Using word patterns to aid in solving cryptograms and other ciphers is very common and doesn’t require computers. Pattern words appearing in ciphertext like EDQDQD or VXQGDH might or might not require a dictionary search, but a computer will soon find BANANA and ROCOCO are the only two common English words matching the first pattern of letters. However there are thousands of words that match the second word, which has no repeating letters. If they appear together as a phrase, though, it is possible to cross-correlate the two words, using identical ciphertext letters in the two words to reduce that second list. It turns out there are only sixteen two-word combos in my basic word list that match the phrase pattern and BANANA SUNDAE appears to be the only one that makes sense.
What about when word divisions are not known? The problem becomes much harder. I decided to try to use patterns in English to aid in solving ciphers where word spacing is unknown. First it is necessary to have a standard format for patterns. I use what I believe is the most common method, which is to assign A to the first letter in a text string and to any other identical letters in the string, then B, C, etc. Thus EDQDOD has the pattern ABCBDB. BANANA and ROCOCO both have that pattern, although I am working with strings, not words. I next chose a string length to use. I experimented and settled on eight letters. I call these 8-grams. Any shorter and there were too few unique common patterns, more and there were too many. I then tabulated the frequency of different 8-gram patterns by removing spaces and punctuation from over a dozen books and speeches in English downloaded from Project Gutenberg. The resulting list of unique patterns observed resulted in 2981 entries. By far the most common was ABCDEFGH, i.e. strings with no repeated letters, which represented about 18% of the total. The next most common was ABCDEFGA, followed by the 8-grams with a single letter repeat separated by four or five letters, such as ABCDEFAG and ABCDEFGC all of which had a frequency of about 2%.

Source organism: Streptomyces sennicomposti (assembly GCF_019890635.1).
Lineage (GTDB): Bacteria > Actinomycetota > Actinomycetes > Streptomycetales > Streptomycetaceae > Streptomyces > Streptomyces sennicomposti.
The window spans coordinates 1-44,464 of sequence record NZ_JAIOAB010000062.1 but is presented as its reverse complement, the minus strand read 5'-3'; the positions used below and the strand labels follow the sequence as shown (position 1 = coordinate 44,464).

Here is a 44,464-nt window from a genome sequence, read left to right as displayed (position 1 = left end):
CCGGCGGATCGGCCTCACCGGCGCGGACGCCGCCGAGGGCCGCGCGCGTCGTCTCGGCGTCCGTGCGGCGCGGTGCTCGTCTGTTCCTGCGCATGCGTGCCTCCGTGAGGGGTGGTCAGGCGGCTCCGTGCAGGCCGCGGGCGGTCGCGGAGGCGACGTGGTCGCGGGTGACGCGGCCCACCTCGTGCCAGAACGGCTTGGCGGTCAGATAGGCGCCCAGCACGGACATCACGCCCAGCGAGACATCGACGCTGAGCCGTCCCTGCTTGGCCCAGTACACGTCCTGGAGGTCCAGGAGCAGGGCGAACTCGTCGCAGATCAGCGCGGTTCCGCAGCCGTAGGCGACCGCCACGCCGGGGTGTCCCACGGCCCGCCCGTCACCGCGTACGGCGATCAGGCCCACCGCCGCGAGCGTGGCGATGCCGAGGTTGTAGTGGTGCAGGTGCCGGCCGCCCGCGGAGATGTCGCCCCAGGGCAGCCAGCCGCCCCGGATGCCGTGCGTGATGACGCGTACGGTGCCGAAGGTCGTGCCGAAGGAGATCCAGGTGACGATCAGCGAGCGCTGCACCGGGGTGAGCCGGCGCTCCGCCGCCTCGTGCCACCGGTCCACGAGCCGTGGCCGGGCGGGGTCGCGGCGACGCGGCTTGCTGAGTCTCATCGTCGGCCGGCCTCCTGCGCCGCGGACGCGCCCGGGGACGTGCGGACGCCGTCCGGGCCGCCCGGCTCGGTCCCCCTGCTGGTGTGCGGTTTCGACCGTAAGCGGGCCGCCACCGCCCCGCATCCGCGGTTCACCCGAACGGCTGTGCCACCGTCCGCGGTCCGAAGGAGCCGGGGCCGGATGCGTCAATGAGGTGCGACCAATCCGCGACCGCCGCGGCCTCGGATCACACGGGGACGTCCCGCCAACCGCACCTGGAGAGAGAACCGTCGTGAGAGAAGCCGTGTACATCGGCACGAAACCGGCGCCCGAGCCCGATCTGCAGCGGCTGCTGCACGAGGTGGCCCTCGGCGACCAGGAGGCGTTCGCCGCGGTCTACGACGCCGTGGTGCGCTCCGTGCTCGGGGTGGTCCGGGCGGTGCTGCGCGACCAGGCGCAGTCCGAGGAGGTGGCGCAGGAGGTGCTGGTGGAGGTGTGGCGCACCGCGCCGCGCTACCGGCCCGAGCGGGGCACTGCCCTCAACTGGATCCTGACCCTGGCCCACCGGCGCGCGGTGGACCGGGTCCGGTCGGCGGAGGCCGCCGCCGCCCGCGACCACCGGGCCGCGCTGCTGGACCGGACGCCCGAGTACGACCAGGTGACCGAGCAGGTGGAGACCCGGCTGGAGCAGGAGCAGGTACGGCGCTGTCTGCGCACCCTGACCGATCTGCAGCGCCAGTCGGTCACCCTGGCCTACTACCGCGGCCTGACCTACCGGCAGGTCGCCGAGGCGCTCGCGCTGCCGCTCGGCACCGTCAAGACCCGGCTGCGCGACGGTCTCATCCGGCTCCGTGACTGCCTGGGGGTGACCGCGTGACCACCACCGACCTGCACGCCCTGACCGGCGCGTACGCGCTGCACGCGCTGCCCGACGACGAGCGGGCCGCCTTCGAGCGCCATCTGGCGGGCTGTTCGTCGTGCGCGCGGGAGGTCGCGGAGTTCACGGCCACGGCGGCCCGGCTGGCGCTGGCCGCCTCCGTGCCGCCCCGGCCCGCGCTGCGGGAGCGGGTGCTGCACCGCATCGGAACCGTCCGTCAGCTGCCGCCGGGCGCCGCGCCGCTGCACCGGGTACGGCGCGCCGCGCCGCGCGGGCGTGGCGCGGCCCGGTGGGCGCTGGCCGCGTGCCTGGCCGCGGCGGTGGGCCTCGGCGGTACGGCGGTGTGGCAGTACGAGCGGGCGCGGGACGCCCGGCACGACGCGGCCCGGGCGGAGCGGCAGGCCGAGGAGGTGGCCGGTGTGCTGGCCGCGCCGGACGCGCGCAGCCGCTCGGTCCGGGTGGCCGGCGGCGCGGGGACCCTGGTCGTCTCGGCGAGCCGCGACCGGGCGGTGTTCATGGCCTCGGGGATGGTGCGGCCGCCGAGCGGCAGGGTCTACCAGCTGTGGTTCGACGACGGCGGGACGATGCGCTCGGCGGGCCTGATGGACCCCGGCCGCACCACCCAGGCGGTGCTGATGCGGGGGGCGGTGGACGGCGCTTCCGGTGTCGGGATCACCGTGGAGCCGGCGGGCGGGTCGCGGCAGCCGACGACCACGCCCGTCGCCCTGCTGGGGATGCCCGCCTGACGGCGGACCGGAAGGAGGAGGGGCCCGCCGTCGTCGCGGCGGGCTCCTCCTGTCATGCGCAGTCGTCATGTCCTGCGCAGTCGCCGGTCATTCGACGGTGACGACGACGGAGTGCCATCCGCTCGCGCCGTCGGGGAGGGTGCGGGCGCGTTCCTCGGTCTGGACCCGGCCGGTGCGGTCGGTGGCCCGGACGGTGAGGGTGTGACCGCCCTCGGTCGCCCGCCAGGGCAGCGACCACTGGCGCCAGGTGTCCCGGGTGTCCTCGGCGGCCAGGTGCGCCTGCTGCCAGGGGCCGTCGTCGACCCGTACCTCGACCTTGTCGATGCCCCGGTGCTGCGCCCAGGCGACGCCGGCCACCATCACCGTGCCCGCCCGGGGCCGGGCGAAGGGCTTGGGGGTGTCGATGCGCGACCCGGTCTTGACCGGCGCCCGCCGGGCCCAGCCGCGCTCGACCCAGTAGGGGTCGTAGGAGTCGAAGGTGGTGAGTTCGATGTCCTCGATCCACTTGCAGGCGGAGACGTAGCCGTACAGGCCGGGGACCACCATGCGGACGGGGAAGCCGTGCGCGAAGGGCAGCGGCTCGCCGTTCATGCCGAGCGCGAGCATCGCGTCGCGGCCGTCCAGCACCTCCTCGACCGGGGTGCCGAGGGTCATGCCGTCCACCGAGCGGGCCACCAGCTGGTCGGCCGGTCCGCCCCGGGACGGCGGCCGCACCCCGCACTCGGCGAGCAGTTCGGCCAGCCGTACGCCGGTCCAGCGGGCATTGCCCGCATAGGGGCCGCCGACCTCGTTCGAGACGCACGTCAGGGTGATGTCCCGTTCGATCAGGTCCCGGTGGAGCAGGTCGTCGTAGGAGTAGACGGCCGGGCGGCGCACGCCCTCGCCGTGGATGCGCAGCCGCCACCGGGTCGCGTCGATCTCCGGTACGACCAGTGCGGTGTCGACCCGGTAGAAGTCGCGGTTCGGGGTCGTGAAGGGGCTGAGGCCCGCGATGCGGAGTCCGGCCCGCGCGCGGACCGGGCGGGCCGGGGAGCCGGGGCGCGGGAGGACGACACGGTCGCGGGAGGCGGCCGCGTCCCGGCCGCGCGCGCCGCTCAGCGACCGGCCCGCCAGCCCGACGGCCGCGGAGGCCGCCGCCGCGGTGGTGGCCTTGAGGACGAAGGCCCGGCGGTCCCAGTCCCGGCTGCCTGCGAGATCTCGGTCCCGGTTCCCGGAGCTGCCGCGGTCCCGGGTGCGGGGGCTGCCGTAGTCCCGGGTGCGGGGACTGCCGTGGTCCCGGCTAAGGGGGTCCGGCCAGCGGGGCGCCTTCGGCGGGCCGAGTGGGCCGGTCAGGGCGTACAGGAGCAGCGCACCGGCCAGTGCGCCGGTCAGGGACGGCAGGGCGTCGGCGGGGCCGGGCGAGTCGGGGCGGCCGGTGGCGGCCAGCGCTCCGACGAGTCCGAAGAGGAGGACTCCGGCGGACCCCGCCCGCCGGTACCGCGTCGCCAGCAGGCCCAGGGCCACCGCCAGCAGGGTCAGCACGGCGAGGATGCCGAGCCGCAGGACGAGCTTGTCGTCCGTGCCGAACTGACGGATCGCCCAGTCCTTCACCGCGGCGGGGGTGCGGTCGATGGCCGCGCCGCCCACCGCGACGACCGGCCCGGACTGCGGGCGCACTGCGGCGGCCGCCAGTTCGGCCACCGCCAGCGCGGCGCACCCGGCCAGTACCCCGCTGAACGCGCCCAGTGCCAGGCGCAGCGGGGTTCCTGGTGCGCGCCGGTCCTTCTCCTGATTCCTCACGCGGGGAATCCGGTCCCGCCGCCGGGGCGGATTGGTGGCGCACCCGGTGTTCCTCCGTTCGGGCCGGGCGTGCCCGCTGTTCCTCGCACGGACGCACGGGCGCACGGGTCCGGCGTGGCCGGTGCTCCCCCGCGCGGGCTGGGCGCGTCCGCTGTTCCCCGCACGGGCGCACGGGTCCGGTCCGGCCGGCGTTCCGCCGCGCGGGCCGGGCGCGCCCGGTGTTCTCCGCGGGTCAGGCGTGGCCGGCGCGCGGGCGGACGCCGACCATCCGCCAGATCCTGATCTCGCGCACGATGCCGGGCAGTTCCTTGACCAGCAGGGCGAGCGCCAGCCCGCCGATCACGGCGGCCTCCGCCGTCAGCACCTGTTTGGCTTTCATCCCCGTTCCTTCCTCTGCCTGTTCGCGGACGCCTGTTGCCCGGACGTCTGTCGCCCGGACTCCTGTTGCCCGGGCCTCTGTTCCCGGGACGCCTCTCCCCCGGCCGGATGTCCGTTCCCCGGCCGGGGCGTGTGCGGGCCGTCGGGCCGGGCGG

My first idea was to use these frequencies to aid in solving ciphers where there has been a simple substitution combined with a transposition of some kind. If one could decrypt the transposition using patterns, it would then be a simple matter to solve the resulting intermediate ciphertext as a simple substitution cipher (in American Cryptogram Association or ACA terms, a Patristocrat). The only ACA cipher that uses a combination of simple substitution and transposition is the Bazeries, but it could be done with other types such as combining a columnar or route cipher with simple substitution. To accomplish this I had to devise a measure of how closely normal English adhered to these pattern frequencies and do the same for scrambled English text. I experimented with this and settled on using the 50 most frequent patterns as the basis. I assigned a score to a string of text as follows: for each ciphertext 8-gram in the text, find its pattern, search the list of fifty most common patterns and if a match is found, add the number of the match to a running total. Thus if the pattern is the third most frequent one, add 3. If no match is found in the 50, add the number 50 to the total. Divide the sum by the number of 8-grams in the text (i.e. the length of the text minus seven). The resulting number is the score for that text. For convenience I’ll call that the pat8 score. I found that normal English text averages about 25. When I tested 30 plaintext segments derived mostly from BION’s list of 10,000 book excerpts I found the median to be 25.25 and the range was from 19.95 to 37.52. The score did not correlate closely with the text length, but it did with index of coincidence (IC). Generally the higher the IC, the higher the Pat8 score. The 37.52 score plaintext had an IC over 0.09 (average for English is 0.067).
The next step was to scramble these texts and see if the pat8 score differed. I used random keywords to encipher these 30 texts using columnar transposition. The resulting pat8 scores had a median of 32.69, which is 28% higher than plaintext. This seemed promising for my purposes. There was more variation in the plaintext (standard deviation of 4.04) than in the scrambled text (SD of 2.82). Of the 30 tests only once did the ciphertext score lower than the original text and in one case they scored the same. In all the others, the plaintext had a lower score than the ciphertext. I also tried scrambling the plaintexts using the myszkowski cipher but there was no apparent difference between the columnar and the myszkowski. The correlation between IC and pat8 held for scrambled text as well.
Using this test I tried to solve some columnar ciphers, scoring the trial solutions only with the pat8 score. This was a total failure. Although the transposed text scores were mostly quite a bit higher than plaintext, there were always some keys that produced ciphertext with a lower pat8 score than the plaintext. I had the same result with myszkowski ciphers. I abandoned the idea of using the test as a solving aid. I invite others to try experimenting with this methodology to see if a useful solving aid based on patterns can be devised. If you would like my list of patterns and their frequencies, contact me in the comments or using the contact form link in the top menu.
Despite this setback, I then hoped that the test may be useful in diagnosing an unknown cipher type. I will discuss my experiments and results in my next post.